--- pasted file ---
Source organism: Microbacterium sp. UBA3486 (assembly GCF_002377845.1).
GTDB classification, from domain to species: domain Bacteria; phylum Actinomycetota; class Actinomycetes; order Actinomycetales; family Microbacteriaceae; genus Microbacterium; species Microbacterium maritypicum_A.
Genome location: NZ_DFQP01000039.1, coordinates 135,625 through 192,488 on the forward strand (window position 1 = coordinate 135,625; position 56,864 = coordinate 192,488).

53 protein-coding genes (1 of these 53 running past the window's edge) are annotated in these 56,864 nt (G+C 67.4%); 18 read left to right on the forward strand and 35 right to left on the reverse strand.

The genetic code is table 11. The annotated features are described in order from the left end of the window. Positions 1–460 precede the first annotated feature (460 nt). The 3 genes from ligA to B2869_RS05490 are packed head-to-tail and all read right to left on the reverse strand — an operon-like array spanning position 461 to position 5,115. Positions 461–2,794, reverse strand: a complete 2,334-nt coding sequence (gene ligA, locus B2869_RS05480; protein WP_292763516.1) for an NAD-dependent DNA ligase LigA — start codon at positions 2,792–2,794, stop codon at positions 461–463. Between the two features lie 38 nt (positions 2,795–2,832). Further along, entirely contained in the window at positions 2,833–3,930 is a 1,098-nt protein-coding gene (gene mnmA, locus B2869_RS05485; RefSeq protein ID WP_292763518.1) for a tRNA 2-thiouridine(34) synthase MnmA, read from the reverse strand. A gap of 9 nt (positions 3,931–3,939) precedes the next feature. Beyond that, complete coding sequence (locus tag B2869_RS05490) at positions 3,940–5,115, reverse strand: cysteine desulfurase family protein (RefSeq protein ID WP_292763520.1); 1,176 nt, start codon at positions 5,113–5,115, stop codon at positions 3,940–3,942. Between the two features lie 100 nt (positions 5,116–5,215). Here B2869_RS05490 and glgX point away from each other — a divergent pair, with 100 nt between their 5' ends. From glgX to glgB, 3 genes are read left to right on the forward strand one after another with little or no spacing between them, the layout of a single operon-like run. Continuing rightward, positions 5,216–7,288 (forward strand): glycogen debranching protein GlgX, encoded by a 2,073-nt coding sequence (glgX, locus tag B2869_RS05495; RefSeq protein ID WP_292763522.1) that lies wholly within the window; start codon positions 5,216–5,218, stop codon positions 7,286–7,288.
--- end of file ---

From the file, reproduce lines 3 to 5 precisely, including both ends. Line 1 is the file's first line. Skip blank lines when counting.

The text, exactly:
Genome location: NZ_DFQP01000039.1, coordinates 135,625 through 192,488 on the forward strand (window position 1 = coordinate 135,625; position 56,864 = coordinate 192,488).

53 protein-coding genes (1 of these 53 running past the window's edge) are annotated in these 56,864 nt (G+C 67.4%); 18 read left to right on the forward strand and 35 right to left on the reverse strand.

The genetic code is table 11. The annotated features are described in order from the left end of the window. Positions 1–460 precede the first annotated feature (460 nt). The 3 genes from ligA to B2869_RS05490 are packed head-to-tail and all read right to left on the reverse strand — an operon-like array spanning position 461 to position 5,115. Positions 461–2,794, reverse strand: a complete 2,334-nt coding sequence (gene ligA, locus B2869_RS05480; protein WP_292763516.1) for an NAD-dependent DNA ligase LigA — start codon at positions 2,792–2,794, stop codon at positions 461–463. Between the two features lie 38 nt (positions 2,795–2,832). Further along, entirely contained in the window at positions 2,833–3,930 is a 1,098-nt protein-coding gene (gene mnmA, locus B2869_RS05485; RefSeq protein ID WP_292763518.1) for a tRNA 2-thiouridine(34) synthase MnmA, read from the reverse strand. A gap of 9 nt (positions 3,931–3,939) precedes the next feature. Beyond that, complete coding sequence (locus tag B2869_RS05490) at positions 3,940–5,115, reverse strand: cysteine desulfurase family protein (RefSeq protein ID WP_292763520.1); 1,176 nt, start codon at positions 5,113–5,115, stop codon at positions 3,940–3,942. Between the two features lie 100 nt (positions 5,116–5,215). Here B2869_RS05490 and glgX point away from each other — a divergent pair, with 100 nt between their 5' ends. From glgX to glgB, 3 genes are read left to right on the forward strand one after another with little or no spacing between them, the layout of a single operon-like run. Continuing rightward, positions 5,216–7,288 (forward strand): glycogen debranching protein GlgX, encoded by a 2,073-nt coding sequence (glgX, locus tag B2869_RS05495; RefSeq protein ID WP_292763522.1) that lies wholly within the window; start codon positions 5,216–5,218, stop codon positions 7,286–7,288.